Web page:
**Lower Elementary:**

*Question: *Wendy buys 6 apples. If each apple costs 99 cents, how much does Wendy spend in total?

*Answer: *$5.94

*Solution: *99 cents is one cent less than a dollar. To find the total for 6 apples, add one dollar for each apple and then subtract one cent for each apple. $6.00 minus 6 cents is $5.94.

**Upper Elementary:**

*Question: *Tommy is packing away comic books in boxes. He has a total of 256 comic books and 6 boxes. He keeps his 4 favorites and then packs the rest. If he puts an equal amount in each box, how many comic books does he put in each box?

*Answer: *42 comic books per box

*Solution: *First, we find out how many comic books Tommy is packing away. Since he is keeping 4, subtract 4 from the total. 256 – 4 = 252. He puts an equal amount in each box, so divide the total by the number of boxes to see how many go in each. 252 ÷ 6 = 42 comic books per box.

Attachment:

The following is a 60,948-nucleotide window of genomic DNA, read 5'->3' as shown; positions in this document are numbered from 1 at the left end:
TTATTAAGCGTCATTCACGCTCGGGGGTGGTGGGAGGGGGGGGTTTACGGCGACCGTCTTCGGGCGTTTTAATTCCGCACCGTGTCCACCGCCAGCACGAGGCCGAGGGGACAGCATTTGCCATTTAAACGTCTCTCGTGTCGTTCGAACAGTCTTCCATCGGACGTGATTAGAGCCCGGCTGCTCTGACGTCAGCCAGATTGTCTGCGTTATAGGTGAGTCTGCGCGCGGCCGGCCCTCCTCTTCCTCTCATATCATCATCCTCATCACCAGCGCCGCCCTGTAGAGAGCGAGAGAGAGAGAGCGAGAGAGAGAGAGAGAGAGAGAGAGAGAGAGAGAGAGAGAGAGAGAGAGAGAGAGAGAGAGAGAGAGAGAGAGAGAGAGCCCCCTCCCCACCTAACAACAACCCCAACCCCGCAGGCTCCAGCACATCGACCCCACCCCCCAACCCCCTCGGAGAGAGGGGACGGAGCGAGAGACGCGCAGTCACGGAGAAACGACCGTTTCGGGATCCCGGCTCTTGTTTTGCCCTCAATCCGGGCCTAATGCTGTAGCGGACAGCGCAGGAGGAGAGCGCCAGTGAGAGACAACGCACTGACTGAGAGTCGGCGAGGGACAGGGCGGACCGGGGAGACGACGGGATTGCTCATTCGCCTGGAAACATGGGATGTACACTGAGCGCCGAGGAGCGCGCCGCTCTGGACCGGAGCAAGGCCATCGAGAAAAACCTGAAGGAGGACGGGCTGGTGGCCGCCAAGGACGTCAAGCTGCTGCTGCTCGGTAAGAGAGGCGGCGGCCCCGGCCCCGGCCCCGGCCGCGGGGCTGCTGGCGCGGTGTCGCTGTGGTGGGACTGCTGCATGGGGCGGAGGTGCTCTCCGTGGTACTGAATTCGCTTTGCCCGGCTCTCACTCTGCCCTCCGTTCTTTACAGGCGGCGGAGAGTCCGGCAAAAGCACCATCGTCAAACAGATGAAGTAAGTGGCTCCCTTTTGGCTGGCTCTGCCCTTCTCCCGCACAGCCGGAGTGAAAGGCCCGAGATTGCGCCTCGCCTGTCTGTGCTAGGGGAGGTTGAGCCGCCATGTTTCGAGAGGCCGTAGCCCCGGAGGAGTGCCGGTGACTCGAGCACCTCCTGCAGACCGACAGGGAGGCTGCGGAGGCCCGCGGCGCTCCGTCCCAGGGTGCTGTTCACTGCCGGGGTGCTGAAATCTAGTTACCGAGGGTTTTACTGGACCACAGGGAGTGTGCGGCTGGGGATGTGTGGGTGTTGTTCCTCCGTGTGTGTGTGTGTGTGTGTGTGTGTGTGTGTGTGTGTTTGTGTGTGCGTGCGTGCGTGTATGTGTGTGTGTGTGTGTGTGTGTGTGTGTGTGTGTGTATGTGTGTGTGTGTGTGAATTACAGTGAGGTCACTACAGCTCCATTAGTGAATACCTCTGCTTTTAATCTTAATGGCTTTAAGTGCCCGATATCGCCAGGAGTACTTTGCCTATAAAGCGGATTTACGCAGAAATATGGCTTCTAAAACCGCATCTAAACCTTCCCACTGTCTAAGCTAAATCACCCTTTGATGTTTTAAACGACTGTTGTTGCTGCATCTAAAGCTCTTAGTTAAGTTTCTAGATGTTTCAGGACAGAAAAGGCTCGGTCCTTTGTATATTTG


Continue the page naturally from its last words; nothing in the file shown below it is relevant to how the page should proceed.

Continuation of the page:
**Middle School:**

*Question: *A new pair of shoes costs $73.44 including tax. If tax is 8%, what is the original cost of the shoes?

*Answer: *$68

*Solution: *The total cost is made up of 2 parts: the original cost of the shoes and the tax amount. The tax amount is calculated by multiplying the tax percent times the original price. As an equation, it would be n = p + pt = p × (1 + t) where n is the new price, p is the original price, and t is the tax (as a decimal). Thus our equation becomes

$73.44 = p(1+0.08)

$73.44 = 1.08p

To get the original price, divide both sides by 1.08. $73.44 ÷ 1.08 = $68. The original price of the shoes are $68.

**Algebra and Up:**

*Question: *Rex has a bag of candy. There are 20 pieces inside: 5 red ones, 4 green ones, 8 purple ones, and 3 orange ones. He will pick one candy at random, eat it, reach in and grab another piece of candy, and eat that one. What is the probability that both the pieces he eats are red?

*Answer: *1/19

*Solution: *The probability that the first piece is red is 5/20, which reduces to 1/4. Since he ate the first piece, there are now 19 pieces to choose from. There are now 4 red pieces left, so the probability that the second piece is red is 4/19. To find the probability that both pieces are red, we multiply the two probabilities together: 1/4 × 4/19 = 1/19. There is a 1/19 probability that both pieces of candy eaten are red.